Tuesday February 21st 2017
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Five Keys to Landing and Capitalizing On Guest Posts

Increased credibility and exposure. Maybe even paper money.

That’s what awaits bloggers, freelance journalists and entrepreneurs who devote themselves to chasing solid guest posts.

To say “content is king”  is to trade in cliché, but it’s true nonetheless. Companies and site owners in 2010 rely on relevant content to lure consumers, boost their profile and potentially bolster their search engine standing.

Those desires tend to mesh well with the concerns of content creators and companies at large. For writers, publishing guest posts on emerging and high-profile websites is a great way to establish credibility and drum up business.

Freelance writers often struggle to effectively market themselves. Many are equally loathe to work without a payday. While you can’t feed your family on pro bono blog posts, offering to knock out a couple posts for a few well-positioned sites in exchange for well-placed promotion often proves a winning deal.

Writers who learn to harness that exposure and credibility can carve out a path toward gigs that pay real money.

Here are five tips for landing guest posts and how to maximize your efforts:

Find Your Niche(s)
Don’t pitch a personal finance site if you can’t keep your checkbook balanced. Skilled writers are adept at learning complex topics quickly, then turning around and explaining them simply. But adaptation isn’t usually your smartest play here. Play to your strengths and your knowledge base, especially if it’s a topic you’ve publicly written about previously.

Don’t  Go in Cold
That said, you don’t have to be a certified, Harvard-trained expert in your field to start scattering guest post pitches. Possess some general knowledge and then drill down into the niche. Pore over that personal finance or real estate site before ever sending an email or filling out a contact form. Make sure you’re intimately familiar with the site’s voice, style and general topic flow.

You wouldn’t walk into a job interview without knowing something about your prospective employer. The same holds true for pitching guest posts. Make sure you’re not suggesting a topic or seeking to highlight a trend that’s already received significant exposure. Writers who don’t do their homework when pitching a site aren’t likely to do it when the time comes to actually writing for them.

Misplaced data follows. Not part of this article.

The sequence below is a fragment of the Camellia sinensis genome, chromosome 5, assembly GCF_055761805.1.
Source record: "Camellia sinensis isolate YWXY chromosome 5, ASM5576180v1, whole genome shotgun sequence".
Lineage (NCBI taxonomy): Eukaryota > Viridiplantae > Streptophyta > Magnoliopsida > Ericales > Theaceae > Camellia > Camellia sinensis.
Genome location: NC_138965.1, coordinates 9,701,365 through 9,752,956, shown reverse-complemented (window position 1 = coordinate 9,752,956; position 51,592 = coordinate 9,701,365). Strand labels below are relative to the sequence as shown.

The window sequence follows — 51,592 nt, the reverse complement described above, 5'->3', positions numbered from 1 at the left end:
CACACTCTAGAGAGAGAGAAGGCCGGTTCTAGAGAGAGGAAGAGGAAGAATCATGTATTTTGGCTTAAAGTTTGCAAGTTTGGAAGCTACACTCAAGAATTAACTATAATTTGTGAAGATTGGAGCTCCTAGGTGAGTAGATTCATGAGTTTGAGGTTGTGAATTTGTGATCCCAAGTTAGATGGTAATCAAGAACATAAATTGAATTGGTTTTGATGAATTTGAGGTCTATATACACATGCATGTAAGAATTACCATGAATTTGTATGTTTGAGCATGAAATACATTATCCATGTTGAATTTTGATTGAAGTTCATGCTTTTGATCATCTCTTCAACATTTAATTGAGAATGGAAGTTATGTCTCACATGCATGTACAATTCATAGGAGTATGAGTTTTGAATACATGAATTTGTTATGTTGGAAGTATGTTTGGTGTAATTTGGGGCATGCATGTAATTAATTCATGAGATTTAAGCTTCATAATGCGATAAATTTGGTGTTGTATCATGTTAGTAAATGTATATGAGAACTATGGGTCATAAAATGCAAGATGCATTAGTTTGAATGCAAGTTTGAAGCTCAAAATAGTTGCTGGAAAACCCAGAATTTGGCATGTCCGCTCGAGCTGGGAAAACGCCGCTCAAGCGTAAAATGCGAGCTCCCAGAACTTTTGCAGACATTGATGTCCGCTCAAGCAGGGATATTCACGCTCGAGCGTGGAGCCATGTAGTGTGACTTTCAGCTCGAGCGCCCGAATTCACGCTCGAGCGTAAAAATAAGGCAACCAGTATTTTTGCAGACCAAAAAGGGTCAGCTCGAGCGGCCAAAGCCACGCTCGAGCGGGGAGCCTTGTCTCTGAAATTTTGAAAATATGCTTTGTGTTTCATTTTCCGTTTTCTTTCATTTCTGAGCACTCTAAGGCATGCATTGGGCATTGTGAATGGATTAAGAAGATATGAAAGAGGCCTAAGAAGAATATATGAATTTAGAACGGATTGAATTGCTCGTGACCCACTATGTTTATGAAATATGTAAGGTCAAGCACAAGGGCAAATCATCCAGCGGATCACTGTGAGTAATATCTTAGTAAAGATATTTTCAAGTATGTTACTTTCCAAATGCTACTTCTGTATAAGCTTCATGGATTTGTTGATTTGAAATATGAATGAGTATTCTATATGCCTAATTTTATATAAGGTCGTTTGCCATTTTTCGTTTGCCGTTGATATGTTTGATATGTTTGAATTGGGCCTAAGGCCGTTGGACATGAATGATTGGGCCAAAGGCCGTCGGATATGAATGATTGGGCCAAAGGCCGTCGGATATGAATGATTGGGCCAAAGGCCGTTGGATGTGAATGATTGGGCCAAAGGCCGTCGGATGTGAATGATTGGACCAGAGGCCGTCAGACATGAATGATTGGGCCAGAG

Pitch Multiples
I tend to believe more is more in this case. A singularly spectacular idea can sometimes win the day, but site editors love variety and flexibility. Pitching several solid story ideas also showcases your versatility. There’s a balance between variety and deluge, so go with your best three pitches.

Shamelessly Self-Promote
Your bio blurb is the place to start. Most sites keep author blurbs in the 50- to 75-word range, so conciseness is key. So is choosing the best links. Obviously, your personal site gets top billing, but consider linking to clients or other writing hubs if you can strike a promotional deal. Then, push your content on Twitter, Facebook and any other social medium you can find.

Engage readers in the comment discussion. Write about your guest posts on your own blog. Building a social media community through your work can bring paying clients out of the woodwork. After you wrack up a few high-profile jobs, make sure to create an “As Seen In” section on your site and plaster those logos in a prominent spot.

Leverage Your Experience
It gets easier after the first, mostly because of the credibility and exposure you sought at the outset. Leverage your past guest gigs to land new ones. Most site editors worth their salt want to see examples of previous work. Referencing your prior gigs in your pitch post can help ensure your email gets read and your work gets a look, however brief.

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